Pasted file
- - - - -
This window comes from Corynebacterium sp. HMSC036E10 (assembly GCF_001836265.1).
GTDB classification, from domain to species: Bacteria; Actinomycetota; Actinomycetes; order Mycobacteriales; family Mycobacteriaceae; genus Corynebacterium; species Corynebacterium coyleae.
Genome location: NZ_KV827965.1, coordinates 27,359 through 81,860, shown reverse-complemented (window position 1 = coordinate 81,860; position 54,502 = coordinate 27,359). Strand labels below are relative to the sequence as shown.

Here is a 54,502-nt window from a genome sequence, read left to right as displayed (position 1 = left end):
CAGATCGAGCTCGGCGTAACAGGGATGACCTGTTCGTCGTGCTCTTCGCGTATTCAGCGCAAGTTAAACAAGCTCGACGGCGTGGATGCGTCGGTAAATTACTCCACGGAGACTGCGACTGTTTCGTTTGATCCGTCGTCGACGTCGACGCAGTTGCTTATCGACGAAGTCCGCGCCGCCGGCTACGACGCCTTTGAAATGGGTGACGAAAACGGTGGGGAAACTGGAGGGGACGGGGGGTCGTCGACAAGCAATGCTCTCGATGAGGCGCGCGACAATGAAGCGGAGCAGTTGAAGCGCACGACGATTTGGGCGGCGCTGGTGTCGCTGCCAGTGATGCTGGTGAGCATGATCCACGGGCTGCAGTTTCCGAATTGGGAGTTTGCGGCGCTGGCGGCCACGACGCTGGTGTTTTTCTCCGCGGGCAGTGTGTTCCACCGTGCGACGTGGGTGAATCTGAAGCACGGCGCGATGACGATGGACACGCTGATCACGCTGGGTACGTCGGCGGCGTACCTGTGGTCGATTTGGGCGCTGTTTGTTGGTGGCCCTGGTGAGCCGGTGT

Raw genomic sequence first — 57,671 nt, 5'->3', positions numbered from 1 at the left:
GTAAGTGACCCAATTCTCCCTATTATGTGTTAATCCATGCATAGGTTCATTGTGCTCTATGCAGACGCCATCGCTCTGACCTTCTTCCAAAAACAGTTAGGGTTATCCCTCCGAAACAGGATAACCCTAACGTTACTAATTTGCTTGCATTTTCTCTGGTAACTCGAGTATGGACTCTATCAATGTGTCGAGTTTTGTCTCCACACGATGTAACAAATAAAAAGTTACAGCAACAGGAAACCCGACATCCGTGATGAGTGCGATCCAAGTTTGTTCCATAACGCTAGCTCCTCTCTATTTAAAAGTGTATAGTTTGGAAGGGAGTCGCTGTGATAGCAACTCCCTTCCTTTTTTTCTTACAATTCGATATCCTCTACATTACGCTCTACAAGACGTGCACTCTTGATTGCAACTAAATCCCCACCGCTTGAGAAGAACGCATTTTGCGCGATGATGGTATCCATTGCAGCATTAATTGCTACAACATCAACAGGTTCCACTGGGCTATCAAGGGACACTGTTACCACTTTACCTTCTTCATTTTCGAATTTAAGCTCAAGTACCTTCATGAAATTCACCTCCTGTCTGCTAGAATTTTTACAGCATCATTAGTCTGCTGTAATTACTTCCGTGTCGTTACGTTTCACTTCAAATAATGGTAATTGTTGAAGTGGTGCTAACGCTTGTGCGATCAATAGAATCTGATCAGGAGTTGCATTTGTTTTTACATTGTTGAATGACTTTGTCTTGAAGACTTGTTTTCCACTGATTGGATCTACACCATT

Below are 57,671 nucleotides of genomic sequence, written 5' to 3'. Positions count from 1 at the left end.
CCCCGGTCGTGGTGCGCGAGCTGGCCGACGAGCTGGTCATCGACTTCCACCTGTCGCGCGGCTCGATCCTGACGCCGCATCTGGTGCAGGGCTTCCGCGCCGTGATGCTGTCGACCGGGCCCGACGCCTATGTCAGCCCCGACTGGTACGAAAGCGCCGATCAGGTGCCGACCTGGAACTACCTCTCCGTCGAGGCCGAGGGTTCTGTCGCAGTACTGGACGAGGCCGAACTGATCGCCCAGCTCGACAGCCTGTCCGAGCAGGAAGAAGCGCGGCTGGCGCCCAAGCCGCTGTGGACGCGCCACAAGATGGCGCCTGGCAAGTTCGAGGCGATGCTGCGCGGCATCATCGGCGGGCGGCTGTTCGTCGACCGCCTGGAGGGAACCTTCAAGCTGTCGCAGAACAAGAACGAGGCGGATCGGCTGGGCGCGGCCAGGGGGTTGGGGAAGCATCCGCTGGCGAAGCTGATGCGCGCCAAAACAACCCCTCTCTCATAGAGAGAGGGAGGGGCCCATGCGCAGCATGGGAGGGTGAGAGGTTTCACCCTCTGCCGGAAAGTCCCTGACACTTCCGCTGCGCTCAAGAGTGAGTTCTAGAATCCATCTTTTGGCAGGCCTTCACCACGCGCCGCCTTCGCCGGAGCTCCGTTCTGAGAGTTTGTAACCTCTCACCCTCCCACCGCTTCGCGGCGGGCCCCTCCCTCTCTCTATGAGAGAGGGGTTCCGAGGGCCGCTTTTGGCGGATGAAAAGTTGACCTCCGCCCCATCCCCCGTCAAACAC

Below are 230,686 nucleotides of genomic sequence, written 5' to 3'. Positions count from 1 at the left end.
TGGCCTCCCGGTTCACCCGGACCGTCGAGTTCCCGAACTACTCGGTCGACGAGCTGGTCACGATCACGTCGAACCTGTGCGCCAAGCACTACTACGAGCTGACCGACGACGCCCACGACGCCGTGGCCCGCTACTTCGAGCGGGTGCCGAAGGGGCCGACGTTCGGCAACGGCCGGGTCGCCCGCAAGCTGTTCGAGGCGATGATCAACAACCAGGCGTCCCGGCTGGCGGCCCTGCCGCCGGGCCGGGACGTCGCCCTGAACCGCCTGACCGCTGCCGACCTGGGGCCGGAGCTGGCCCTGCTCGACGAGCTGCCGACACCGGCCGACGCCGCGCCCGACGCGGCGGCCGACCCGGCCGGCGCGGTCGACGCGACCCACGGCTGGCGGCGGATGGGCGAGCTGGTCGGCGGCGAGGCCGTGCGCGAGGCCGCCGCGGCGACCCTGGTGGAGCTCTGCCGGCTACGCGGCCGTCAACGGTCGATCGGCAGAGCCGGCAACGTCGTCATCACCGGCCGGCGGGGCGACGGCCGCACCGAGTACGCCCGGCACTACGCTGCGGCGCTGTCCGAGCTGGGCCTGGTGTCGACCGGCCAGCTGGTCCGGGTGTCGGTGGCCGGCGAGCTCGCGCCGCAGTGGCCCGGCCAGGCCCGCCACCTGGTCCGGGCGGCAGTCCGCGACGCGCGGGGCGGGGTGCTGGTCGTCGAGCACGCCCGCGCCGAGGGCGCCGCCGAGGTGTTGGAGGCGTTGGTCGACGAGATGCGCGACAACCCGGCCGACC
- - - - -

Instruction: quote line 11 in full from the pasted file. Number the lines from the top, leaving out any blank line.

TGGCCTCCCGGTTCACCCGGACCGTCGAGTTCCCGAACTACTCGGTCGACGAGCTGGTCACGATCACGTCGAACCTGTGCGCCAAGCACTACTACGAGCTGACCGACGACGCCCACGACGCCGTGGCCCGCTACTTCGAGCGGGTGCCGAAGGGGCCGACGTTCGGCAACGGCCGGGTCGCCCGCAAGCTGTTCGAGGCGATGATCAACAACCAGGCGTCCCGGCTGGCGGCCCTGCCGCCGGGCCGGGACGTCGCCCTGAACCGCCTGACCGCTGCCGACCTGGGGCCGGAGCTGGCCCTGCTCGACGAGCTGCCGACACCGGCCGACGCCGCGCCCGACGCGGCGGCCGACCCGGCCGGCGCGGTCGACGCGACCCACGGCTGGCGGCGGATGGGCGAGCTGGTCGGCGGCGAGGCCGTGCGCGAGGCCGCCGCGGCGACCCTGGTGGAGCTCTGCCGGCTACGCGGCCGTCAACGGTCGATCGGCAGAGCCGGCAACGTCGTCATCACCGGCCGGCGGGGCGACGGCCGCACCGAGTACGCCCGGCACTACGCTGCGGCGCTGTCCGAGCTGGGCCTGGTGTCGACCGGCCAGCTGGTCCGGGTGTCGGTGGCCGGCGAGCTCGCGCCGCAGTGGCCCGGCCAGGCCCGCCACCTGGTCCGGGCGGCAGTCCGCGACGCGCGGGGCGGGGTGCTGGTCGTCGAGCACGCCCGCGCCGAGGGCGCCGCCGAGGTGTTGGAGGCGTTGGTCGACGAGATGCGCGACAACCCGGCCGACC